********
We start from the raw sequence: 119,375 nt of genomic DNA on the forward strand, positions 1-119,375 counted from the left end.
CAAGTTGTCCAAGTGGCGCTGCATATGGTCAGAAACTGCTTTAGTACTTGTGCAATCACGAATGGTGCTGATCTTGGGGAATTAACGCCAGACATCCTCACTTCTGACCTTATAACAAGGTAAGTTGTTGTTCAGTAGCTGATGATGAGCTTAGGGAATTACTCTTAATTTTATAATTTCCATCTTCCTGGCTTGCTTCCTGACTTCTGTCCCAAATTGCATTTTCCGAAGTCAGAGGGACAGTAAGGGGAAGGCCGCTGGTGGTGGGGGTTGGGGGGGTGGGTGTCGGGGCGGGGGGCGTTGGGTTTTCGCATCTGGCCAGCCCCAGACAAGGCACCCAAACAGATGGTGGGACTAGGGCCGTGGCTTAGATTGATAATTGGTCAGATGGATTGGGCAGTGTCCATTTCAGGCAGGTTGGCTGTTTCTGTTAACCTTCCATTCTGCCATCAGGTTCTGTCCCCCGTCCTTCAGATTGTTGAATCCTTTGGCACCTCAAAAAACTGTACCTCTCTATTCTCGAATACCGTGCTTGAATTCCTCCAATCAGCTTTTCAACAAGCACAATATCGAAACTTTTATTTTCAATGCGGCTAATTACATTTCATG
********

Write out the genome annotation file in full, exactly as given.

We start from the raw sequence: 119,375 nt of genomic DNA on the forward strand, positions 1-119,375 counted from the left end.
CAAGTTGTCCAAGTGGCGCTGCATATGGTCAGAAACTGCTTTAGTACTTGTGCAATCACGAATGGTGCTGATCTTGGGGAATTAACGCCAGACATCCTCACTTCTGACCTTATAACAAGGTAAGTTGTTGTTCAGTAGCTGATGATGAGCTTAGGGAATTACTCTTAATTTTATAATTTCCATCTTCCTGGCTTGCTTCCTGACTTCTGTCCCAAATTGCATTTTCCGAAGTCAGAGGGACAGTAAGGGGAAGGCCGCTGGTGGTGGGGGTTGGGGGGGTGGGTGTCGGGGCGGGGGGCGTTGGGTTTTCGCATCTGGCCAGCCCCAGACAAGGCACCCAAACAGATGGTGGGACTAGGGCCGTGGCTTAGATTGATAATTGGTCAGATGGATTGGGCAGTGTCCATTTCAGGCAGGTTGGCTGTTTCTGTTAACCTTCCATTCTGCCATCAGGTTCTGTCCCCCGTCCTTCAGATTGTTGAATCCTTTGGCACCTCAAAAAACTGTACCTCTCTATTCTCGAATACCGTGCTTGAATTCCTCCAATCAGCTTTTCAACAAGCACAATATCGAAACTTTTATTTTCAATGCGGCTAATTACATTTCATG